Enable network brute force protection – By using network brute force protection, your website automatically blocks IP addresses that are in a database of known threats.

Protect system files – There are critical files and directories that need to be protected. These files are popular targets for hackers.

Disable directory browsing – This will prevent a hacker from perusing your directories to discover the exact configuration of your server.

Remove file/directory writing permissions – Most directories in your server do not require full access capabilities.

Disable PHP execution in the uploads directory – There is no reason for any PHP files to be located in the uploads directory. This is the only directory where processes require read/write/create permissions so hackers tend to place PHP files here to hack into your system.

Monitor unexpected file updates – This is very important as this will give you an early warning if someone has managed to create or update files in your website without your permission.



Perform regular backups – If your website should be attacked and compromised, the easiest way to recover is to restore from your last backup. Regarding how often you should backup your site, refer to this article.

Install updates to WordPress, your theme, and plug-ins as soon as they are released – When a new version of software is released with security patches, the security holes addressed by the patch are described in the release notes. Hackers then create new software to attack sites that have not yet been updated. Don’t become an easy target! We suggest that you check for updates on a weekly basis.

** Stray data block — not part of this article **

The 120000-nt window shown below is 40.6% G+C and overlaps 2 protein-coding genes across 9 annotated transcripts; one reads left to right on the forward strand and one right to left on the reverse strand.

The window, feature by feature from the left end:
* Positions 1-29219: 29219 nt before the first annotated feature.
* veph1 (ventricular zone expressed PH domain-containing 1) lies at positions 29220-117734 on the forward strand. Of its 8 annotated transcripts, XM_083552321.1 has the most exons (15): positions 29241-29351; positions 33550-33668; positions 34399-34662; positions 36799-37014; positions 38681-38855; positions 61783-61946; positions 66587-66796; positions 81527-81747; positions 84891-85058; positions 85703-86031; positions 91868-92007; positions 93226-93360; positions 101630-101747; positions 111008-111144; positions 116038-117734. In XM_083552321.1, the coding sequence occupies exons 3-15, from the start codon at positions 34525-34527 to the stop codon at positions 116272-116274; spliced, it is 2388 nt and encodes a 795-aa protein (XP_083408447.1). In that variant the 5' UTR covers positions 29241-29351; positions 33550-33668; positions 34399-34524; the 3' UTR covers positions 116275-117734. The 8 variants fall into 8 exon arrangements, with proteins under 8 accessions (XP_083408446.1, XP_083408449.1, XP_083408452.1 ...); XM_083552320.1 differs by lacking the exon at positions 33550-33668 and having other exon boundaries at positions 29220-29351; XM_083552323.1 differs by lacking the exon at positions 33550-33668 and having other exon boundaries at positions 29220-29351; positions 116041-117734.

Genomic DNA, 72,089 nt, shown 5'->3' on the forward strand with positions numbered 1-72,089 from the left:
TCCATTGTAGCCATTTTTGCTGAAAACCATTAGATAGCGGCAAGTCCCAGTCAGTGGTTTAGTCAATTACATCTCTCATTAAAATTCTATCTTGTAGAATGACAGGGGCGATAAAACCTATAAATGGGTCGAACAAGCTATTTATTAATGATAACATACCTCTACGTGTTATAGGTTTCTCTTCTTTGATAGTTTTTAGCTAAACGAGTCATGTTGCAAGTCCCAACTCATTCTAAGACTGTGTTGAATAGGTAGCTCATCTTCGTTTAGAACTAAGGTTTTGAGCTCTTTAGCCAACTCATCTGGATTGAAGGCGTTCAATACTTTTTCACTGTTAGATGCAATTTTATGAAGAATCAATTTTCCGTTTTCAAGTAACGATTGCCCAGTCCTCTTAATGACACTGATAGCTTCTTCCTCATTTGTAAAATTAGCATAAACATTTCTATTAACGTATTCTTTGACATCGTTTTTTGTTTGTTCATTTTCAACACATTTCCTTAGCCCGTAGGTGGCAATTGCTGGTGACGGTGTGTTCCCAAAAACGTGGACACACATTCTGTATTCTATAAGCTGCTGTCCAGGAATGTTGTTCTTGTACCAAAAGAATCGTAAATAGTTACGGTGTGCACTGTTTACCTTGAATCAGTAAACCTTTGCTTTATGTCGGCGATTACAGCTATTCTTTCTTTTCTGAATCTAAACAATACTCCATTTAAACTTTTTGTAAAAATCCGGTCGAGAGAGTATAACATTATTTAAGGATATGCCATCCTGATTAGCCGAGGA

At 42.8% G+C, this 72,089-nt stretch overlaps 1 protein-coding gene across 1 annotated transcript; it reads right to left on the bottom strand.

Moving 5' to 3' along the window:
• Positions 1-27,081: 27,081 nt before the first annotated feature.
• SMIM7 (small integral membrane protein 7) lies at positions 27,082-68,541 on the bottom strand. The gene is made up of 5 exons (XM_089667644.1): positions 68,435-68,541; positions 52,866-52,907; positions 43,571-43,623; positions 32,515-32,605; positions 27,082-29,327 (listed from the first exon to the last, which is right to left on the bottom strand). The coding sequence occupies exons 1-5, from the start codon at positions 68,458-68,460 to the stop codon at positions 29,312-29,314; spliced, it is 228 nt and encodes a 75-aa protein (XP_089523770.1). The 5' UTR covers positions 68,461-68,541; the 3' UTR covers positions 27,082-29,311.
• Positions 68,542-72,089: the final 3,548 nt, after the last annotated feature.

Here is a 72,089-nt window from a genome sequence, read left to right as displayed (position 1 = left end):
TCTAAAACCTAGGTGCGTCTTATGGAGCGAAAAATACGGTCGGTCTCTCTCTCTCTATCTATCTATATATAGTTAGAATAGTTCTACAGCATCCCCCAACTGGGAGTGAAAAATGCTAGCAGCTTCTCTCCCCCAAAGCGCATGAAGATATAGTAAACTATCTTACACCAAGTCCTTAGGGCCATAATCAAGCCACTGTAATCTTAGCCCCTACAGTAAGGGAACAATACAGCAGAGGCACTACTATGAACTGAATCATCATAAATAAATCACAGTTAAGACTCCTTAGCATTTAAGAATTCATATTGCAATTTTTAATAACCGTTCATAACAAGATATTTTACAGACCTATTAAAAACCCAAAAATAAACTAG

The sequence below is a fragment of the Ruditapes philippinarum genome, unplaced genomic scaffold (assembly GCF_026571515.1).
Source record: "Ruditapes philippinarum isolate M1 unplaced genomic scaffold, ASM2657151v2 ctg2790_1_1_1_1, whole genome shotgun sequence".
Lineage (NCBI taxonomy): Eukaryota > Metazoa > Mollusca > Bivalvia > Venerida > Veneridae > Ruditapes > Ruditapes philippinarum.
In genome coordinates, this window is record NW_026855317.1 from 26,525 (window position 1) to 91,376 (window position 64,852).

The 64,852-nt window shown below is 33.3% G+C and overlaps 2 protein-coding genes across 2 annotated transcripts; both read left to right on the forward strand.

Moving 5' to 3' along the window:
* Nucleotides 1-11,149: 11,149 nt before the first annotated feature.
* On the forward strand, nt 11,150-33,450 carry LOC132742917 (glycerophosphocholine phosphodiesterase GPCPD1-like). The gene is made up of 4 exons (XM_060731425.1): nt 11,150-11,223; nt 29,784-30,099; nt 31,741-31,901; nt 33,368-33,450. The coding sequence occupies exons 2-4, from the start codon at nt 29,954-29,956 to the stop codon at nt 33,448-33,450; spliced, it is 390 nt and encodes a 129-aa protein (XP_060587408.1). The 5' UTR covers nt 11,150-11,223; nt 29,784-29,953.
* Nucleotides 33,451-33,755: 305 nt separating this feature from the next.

Change your website salts on a regular basis – this will immediately log off any unauthorized users and make it more difficult for them to gain access to your site.


Update definitions and scan for malware on a regular basis – Create a schedule to routinely load the latest definitions of known malware attacks and scan your entire website to assure that no files have been compromised.




Disable the WordPress dashboard file edit feature – From the WordPress dashboard it is possible to edit many files inside your WordPress installation such as styles.css, functions.php, header.php, footer.php, etc. To further guard against unwanted updates you might disable this dashboard file edit feature.

Change the location of the login screen – By default the standard dashboard is located at mywebsiteaddress/wp-admin and the hackers all know this!

Change the prefix of all database tables – In the MySQL database for a WordPress installation, all database tables have the prefix of wp_ which makes them an easy target if a hacker injects malicious code into your website.

Shown below are some examples of a website undergoing a comprehensive internal scan to detect any infected files. The last screenshot shows the results of an external scan that also reports on the blacklist status.

Concluding comments

Since the frequency of hacking attempts is increasing it is crucial to protect your website by regularly performing backups, installing updates, and scanning for vulnerabilities. At Persson Technologies we strongly recommend these steps should be followed on a weekly basis and we offer a pre-paid maintenance program that includes all these services at one reasonable price.

Here are more resources if you want to explore the topic of WordPress website security in more detail:

A comprehensive report on the trend of increased hacking of CMS systems:

Fifteen-part security tutorial, the entire series is here:

Best security plug-ins:

Free website security scanner: